Trade deficits are detrimental to their nation's GDP

Trade deficits are detrimental to their nation's GDP

Postby Supposn » Mon Mar 13, 2017 9:06 am

Excerpted from Wikipedia’s “Balance of Trade” article:
“Trade balances effects upon their nation's GDPs.
Exports directly contribute and imports directly reduce their nation's balance of trade (i.e. net exports). A trade surplus is positive net balance of trade, and a trade deficit is a negative net balance of trade. Due to balance of trade being explicitly added to the calculation of their nation's gross domestic product using the expenditure method of calculating gross domestic production (i.e. GDP), trade surpluses are contributions and trade deficits are "drags" upon their nation's GDP”. …
… Refer to:
“ ... ional_meth”.

Is there any net economic benefit to a nation’s chronic annual trade deficits of goods?

If a nation experienced an annual negative balance of global trade, (i.e. a trade deficit), that nation’s GDP was less than otherwise. A lesser GDP reflects upon, and is reflected upon by the nation’s lesser numbers of jobs during that same year. I’m unaware of any nation that enjoyed full employment while experiencing an annual trade deficit.

Proving trade deficits are beneficial or not detrimental to nations’ GDPs by statistical “proofs” are based upon specious reasoning.
[Within a nation’s markets, both their domestic and imported goods are sold. (We have no general rules applicable to aggregate types of goods and the proportional volumes between domestic and imports sold within each nation’s domestic markets during each of their markets differing conditions].
Generally, we expect that during a nation’s periods of improved GDP, the sales volumes of their domestic markets similarly improve; when their GDPs are stagnant or declining. we expect those sales volumes to similarly be stagnant or decline.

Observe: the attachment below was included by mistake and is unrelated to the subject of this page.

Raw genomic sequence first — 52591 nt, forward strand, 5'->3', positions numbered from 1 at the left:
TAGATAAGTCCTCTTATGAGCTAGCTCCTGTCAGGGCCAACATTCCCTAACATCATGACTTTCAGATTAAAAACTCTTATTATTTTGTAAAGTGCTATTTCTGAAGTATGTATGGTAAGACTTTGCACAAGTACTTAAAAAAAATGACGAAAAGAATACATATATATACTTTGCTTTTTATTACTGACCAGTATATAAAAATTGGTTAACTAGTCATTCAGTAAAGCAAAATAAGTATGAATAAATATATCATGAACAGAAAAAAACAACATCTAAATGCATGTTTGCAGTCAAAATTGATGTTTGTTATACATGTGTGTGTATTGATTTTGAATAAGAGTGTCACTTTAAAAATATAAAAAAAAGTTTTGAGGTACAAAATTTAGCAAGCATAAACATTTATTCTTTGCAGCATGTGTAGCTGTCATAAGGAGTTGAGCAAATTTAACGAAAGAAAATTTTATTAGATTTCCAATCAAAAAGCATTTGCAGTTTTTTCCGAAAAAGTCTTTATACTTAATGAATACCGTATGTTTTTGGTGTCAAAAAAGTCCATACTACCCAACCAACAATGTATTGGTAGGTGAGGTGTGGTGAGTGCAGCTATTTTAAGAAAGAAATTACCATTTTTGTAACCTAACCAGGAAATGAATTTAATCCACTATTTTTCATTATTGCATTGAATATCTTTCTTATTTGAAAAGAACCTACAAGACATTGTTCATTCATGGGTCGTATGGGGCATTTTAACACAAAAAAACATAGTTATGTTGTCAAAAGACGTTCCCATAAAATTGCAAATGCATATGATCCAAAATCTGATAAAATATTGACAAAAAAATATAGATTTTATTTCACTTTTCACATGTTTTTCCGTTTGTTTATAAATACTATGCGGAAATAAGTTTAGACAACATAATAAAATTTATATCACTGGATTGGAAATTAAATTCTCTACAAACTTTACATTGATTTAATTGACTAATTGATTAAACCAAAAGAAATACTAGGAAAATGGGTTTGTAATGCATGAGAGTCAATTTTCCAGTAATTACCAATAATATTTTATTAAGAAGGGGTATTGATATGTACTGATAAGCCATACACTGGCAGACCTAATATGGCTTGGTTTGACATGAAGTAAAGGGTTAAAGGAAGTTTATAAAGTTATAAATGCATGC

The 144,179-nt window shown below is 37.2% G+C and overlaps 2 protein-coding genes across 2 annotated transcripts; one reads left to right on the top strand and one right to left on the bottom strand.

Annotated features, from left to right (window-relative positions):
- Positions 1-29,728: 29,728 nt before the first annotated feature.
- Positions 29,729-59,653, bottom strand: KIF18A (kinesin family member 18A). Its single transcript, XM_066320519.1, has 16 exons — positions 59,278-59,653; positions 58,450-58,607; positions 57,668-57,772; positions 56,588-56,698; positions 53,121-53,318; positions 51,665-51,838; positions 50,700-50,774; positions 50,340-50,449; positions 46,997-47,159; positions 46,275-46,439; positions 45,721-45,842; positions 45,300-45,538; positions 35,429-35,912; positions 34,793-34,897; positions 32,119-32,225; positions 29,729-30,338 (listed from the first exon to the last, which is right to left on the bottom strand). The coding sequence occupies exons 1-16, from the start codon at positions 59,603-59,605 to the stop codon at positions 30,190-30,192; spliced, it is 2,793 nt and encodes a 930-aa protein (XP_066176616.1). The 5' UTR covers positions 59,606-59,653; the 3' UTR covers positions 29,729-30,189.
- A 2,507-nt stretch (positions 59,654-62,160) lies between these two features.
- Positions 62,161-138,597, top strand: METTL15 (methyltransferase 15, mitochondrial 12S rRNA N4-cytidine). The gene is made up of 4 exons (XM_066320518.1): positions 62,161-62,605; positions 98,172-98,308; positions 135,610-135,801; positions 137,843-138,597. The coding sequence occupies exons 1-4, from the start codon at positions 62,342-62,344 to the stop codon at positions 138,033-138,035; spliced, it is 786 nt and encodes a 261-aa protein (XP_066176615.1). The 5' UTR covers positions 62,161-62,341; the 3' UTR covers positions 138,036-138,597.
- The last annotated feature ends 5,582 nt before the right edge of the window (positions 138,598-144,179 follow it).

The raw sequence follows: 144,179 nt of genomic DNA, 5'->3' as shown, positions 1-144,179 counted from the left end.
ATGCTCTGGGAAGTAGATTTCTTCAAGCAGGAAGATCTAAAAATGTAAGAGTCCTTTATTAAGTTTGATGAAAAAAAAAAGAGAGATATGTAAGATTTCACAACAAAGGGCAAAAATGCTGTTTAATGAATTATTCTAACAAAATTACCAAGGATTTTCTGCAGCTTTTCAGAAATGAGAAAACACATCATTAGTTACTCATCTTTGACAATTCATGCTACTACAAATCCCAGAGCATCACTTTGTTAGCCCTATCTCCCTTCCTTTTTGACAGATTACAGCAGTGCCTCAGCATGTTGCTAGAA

Demonstrating trade deficits are reduced during times of lesser national GDPs only indicates that less imports are sold within the nation’s domestic markets during those periods.

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Re: Trade deficits are detrimental to their nation's GDP

Postby spacemonkey » Mon Mar 13, 2017 12:03 pm

I wonder what they will do when 90% of the workforce is automated? They will sell their products to ____________ who?
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Re: Trade deficits are detrimental to their nation's GDP

Postby John Galt » Tue Mar 14, 2017 10:30 pm

I said this last time you posted it but you can't just quote what you wrote on Wikipedia and pretend it's a source. I see you put links to things like Britannica but that doesn't explain your point.

Here is an article on investopedia that directly contradicts your conclusions ... ations.asp

Very few economic subjects have caused as much confusion and debate as the balance of trade. This confusion is driven by the language involved in reporting a country's net trade in final goods; "trade deficit" sounds bad, while "trade surplus" sounds good.

As long as exchange rates are free-floating, however, trade imbalances never really exist in the long run. Even if they did, there is little reason to believe they would have negative consequences.

Suppose the United States ran a $100 million trade deficit with Germany, largely because Americans liked German cars more than Germans liked American cars. The payments, in dollars, made by Americans to German automakers would eventually come home in the form of dollar assets.